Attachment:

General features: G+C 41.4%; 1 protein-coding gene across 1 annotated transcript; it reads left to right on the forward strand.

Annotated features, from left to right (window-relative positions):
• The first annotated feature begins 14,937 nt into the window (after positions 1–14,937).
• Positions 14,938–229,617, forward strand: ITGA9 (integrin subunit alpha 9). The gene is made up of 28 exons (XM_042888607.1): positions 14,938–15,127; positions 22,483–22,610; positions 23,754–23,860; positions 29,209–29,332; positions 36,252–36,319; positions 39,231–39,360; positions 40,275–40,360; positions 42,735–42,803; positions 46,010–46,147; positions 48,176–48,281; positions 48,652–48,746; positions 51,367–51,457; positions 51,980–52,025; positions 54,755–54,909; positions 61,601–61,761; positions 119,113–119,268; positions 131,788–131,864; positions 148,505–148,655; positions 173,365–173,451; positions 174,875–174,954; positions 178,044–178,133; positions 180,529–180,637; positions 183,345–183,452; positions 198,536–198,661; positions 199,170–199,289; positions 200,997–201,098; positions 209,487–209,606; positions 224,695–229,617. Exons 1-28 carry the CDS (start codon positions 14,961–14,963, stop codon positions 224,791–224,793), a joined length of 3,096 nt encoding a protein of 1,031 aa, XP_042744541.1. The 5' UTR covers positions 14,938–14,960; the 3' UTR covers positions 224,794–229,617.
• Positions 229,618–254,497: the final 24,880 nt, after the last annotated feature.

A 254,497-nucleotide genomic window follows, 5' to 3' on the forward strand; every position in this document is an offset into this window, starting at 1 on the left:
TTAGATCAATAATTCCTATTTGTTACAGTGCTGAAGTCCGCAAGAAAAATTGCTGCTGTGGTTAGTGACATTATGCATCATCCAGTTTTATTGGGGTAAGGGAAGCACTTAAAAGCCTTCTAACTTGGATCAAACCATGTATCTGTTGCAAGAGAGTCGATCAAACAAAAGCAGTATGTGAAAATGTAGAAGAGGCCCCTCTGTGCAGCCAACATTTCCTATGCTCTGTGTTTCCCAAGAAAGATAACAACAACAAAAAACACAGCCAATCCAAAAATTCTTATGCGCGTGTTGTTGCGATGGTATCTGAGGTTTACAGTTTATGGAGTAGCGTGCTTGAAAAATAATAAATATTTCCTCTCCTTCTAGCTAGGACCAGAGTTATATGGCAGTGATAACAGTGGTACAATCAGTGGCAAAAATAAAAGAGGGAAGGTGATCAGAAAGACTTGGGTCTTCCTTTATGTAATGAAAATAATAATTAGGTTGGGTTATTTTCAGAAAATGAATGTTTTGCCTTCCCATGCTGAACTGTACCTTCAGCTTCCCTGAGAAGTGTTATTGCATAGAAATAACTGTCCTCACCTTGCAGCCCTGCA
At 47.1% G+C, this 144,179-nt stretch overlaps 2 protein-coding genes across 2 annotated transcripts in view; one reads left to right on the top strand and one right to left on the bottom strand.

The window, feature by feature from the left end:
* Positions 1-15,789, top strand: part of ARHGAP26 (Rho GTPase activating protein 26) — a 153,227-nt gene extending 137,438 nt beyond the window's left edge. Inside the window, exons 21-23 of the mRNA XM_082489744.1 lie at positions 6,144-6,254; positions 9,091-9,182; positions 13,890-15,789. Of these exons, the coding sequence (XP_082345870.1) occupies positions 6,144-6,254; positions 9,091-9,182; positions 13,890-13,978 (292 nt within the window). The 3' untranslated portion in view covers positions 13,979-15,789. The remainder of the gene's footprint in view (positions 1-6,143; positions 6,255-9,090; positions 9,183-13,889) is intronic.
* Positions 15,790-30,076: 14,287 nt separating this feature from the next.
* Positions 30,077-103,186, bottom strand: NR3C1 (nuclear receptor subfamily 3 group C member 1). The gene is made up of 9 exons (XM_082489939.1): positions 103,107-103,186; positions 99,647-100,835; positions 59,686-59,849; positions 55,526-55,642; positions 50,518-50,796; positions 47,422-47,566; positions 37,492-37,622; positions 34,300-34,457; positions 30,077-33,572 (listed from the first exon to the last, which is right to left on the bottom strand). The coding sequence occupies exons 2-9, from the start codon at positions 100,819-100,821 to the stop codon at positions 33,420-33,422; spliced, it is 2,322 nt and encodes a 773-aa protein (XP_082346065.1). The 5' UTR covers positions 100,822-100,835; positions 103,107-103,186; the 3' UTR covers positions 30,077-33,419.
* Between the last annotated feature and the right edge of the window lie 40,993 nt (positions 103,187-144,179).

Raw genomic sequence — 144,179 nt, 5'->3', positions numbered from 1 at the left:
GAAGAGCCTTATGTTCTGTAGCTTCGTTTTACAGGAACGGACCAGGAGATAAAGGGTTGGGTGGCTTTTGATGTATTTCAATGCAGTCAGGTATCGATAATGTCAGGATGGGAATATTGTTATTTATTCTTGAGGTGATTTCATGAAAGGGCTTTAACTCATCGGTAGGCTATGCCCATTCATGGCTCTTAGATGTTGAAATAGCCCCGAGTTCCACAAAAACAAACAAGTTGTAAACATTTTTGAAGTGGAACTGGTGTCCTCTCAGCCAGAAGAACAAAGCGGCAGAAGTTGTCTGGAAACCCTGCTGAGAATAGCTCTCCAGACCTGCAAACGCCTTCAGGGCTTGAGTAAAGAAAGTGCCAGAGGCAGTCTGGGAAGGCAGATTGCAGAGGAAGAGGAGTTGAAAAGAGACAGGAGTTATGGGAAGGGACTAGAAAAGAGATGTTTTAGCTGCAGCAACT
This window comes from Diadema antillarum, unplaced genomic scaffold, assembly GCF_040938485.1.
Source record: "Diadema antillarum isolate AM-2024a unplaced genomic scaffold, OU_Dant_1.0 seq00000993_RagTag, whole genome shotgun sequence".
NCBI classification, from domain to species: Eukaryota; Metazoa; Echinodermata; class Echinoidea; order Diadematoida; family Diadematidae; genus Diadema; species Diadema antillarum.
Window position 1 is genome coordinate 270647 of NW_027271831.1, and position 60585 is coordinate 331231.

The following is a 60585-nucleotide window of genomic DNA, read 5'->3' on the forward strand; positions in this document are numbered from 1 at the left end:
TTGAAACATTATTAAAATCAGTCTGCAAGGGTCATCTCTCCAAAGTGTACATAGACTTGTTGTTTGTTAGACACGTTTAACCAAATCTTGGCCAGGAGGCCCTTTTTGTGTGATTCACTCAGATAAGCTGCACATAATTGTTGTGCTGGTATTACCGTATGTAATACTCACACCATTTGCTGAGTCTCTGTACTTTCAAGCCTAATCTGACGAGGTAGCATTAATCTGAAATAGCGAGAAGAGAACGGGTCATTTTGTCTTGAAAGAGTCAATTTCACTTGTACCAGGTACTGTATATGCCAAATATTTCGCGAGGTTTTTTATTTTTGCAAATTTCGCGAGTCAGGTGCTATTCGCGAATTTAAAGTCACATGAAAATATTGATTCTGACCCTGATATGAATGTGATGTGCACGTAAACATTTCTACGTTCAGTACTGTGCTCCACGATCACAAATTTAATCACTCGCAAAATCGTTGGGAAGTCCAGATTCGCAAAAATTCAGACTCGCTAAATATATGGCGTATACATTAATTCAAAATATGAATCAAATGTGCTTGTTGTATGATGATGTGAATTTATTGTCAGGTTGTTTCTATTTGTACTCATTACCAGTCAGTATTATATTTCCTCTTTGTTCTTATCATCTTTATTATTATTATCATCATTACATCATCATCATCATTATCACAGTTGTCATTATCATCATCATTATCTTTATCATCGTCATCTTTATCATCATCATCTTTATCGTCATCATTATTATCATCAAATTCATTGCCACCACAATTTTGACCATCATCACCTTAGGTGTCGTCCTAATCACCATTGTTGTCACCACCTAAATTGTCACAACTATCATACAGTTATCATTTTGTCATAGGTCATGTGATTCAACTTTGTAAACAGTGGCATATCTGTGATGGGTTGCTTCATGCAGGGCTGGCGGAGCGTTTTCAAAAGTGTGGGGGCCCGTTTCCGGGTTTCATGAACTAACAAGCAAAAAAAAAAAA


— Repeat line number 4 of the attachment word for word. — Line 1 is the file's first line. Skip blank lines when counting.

• Positions 14,938–229,617, forward strand: ITGA9 (integrin subunit alpha 9). The gene is made up of 28 exons (XM_042888607.1): positions 14,938–15,127; positions 22,483–22,610; positions 23,754–23,860; positions 29,209–29,332; positions 36,252–36,319; positions 39,231–39,360; positions 40,275–40,360; positions 42,735–42,803; positions 46,010–46,147; positions 48,176–48,281; positions 48,652–48,746; positions 51,367–51,457; positions 51,980–52,025; positions 54,755–54,909; positions 61,601–61,761; positions 119,113–119,268; positions 131,788–131,864; positions 148,505–148,655; positions 173,365–173,451; positions 174,875–174,954; positions 178,044–178,133; positions 180,529–180,637; positions 183,345–183,452; positions 198,536–198,661; positions 199,170–199,289; positions 200,997–201,098; positions 209,487–209,606; positions 224,695–229,617. Exons 1-28 carry the CDS (start codon positions 14,961–14,963, stop codon positions 224,791–224,793), a joined length of 3,096 nt encoding a protein of 1,031 aa, XP_042744541.1. The 5' UTR covers positions 14,938–14,960; the 3' UTR covers positions 224,794–229,617.